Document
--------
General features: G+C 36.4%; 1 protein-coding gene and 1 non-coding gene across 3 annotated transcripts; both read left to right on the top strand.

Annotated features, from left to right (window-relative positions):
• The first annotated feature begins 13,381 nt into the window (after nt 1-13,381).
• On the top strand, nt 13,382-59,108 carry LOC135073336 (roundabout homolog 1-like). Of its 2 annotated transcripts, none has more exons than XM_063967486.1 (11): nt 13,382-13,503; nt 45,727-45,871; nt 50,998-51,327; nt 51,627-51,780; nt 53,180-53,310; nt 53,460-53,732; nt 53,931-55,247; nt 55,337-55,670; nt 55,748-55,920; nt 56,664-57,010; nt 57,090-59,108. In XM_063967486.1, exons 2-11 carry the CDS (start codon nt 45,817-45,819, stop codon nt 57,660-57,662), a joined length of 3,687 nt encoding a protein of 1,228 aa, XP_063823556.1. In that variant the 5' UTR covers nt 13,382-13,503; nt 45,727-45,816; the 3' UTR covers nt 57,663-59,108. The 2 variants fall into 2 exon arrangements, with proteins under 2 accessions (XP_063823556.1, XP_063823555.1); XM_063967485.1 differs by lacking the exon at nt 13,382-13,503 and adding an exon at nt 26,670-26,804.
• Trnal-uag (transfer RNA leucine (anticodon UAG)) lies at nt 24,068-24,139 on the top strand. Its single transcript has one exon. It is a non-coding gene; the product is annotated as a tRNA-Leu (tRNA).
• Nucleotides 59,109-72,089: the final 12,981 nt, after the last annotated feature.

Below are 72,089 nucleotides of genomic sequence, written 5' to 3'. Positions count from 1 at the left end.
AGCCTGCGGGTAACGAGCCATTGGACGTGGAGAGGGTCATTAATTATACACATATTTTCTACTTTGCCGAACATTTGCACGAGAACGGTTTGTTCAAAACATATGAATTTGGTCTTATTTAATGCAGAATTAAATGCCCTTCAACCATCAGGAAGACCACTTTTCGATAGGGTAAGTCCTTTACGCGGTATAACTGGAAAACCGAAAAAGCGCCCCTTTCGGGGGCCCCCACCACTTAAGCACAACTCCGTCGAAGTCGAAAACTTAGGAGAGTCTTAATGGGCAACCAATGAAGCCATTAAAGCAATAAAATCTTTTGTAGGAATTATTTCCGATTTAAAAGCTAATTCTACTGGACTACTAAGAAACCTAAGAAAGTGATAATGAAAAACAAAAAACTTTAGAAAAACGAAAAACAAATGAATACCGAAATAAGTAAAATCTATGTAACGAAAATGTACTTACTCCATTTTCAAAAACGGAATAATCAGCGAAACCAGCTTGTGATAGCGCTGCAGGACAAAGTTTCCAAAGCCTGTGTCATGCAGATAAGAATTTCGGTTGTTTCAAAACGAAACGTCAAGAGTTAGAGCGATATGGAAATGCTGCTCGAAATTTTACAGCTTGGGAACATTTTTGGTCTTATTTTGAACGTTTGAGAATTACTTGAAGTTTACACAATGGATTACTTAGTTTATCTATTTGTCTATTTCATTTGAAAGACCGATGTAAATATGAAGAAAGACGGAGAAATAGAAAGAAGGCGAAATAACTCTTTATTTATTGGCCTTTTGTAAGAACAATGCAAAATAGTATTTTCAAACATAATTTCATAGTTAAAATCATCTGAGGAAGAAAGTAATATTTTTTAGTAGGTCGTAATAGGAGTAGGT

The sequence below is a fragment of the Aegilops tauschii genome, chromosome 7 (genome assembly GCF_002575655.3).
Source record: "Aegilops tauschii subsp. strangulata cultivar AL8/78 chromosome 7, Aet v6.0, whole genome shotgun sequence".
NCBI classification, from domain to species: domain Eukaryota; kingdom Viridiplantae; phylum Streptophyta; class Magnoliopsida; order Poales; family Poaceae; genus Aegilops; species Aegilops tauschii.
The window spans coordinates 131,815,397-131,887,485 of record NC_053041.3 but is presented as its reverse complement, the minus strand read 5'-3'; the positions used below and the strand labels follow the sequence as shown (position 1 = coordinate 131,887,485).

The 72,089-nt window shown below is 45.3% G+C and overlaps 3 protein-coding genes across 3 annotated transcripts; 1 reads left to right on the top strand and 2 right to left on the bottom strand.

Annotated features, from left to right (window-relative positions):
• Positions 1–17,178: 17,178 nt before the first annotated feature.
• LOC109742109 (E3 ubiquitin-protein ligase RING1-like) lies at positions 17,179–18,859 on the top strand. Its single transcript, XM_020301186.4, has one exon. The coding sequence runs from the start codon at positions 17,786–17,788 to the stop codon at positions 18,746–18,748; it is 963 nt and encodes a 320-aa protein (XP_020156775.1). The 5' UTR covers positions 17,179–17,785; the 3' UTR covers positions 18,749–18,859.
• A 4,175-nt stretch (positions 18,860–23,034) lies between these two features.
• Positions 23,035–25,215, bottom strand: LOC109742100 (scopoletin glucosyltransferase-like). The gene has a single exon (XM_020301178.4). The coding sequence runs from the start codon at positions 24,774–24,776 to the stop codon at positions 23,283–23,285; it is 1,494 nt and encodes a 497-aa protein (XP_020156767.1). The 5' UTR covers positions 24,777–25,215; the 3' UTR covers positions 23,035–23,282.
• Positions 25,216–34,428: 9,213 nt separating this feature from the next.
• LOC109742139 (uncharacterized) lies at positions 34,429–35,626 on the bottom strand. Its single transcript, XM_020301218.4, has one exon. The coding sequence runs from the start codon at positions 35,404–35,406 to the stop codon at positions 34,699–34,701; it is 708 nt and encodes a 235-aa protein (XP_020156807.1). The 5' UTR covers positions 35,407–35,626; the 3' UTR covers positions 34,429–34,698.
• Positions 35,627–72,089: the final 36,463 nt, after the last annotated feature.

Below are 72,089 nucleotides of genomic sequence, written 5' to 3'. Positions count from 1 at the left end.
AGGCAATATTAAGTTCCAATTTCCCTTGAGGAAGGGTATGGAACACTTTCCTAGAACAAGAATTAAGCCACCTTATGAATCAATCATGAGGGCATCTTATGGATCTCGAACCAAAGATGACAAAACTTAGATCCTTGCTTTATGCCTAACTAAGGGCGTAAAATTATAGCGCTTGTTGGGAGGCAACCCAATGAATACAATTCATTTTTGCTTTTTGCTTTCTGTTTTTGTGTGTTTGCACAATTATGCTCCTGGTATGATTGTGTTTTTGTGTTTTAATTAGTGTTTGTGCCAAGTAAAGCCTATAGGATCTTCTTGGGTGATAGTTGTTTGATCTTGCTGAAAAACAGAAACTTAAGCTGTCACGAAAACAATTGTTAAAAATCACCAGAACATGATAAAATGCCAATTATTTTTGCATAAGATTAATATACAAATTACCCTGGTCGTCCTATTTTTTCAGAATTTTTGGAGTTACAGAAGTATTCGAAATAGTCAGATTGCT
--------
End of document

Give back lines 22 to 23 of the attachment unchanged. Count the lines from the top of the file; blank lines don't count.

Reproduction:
Below are 72,089 nucleotides of genomic sequence, written 5' to 3'. Positions count from 1 at the left end.
AGGCAATATTAAGTTCCAATTTCCCTTGAGGAAGGGTATGGAACACTTTCCTAGAACAAGAATTAAGCCACCTTATGAATCAATCATGAGGGCATCTTATGGATCTCGAACCAAAGATGACAAAACTTAGATCCTTGCTTTATGCCTAACTAAGGGCGTAAAATTATAGCGCTTGTTGGGAGGCAACCCAATGAATACAATTCATTTTTGCTTTTTGCTTTCTGTTTTTGTGTGTTTGCACAATTATGCTCCTGGTATGATTGTGTTTTTGTGTTTTAATTAGTGTTTGTGCCAAGTAAAGCCTATAGGATCTTCTTGGGTGATAGTTGTTTGATCTTGCTGAAAAACAGAAACTTAAGCTGTCACGAAAACAATTGTTAAAAATCACCAGAACATGATAAAATGCCAATTATTTTTGCATAAGATTAATATACAAATTACCCTGGTCGTCCTATTTTTTCAGAATTTTTGGAGTTACAGAAGTATTCGAAATAGTCAGATTGCT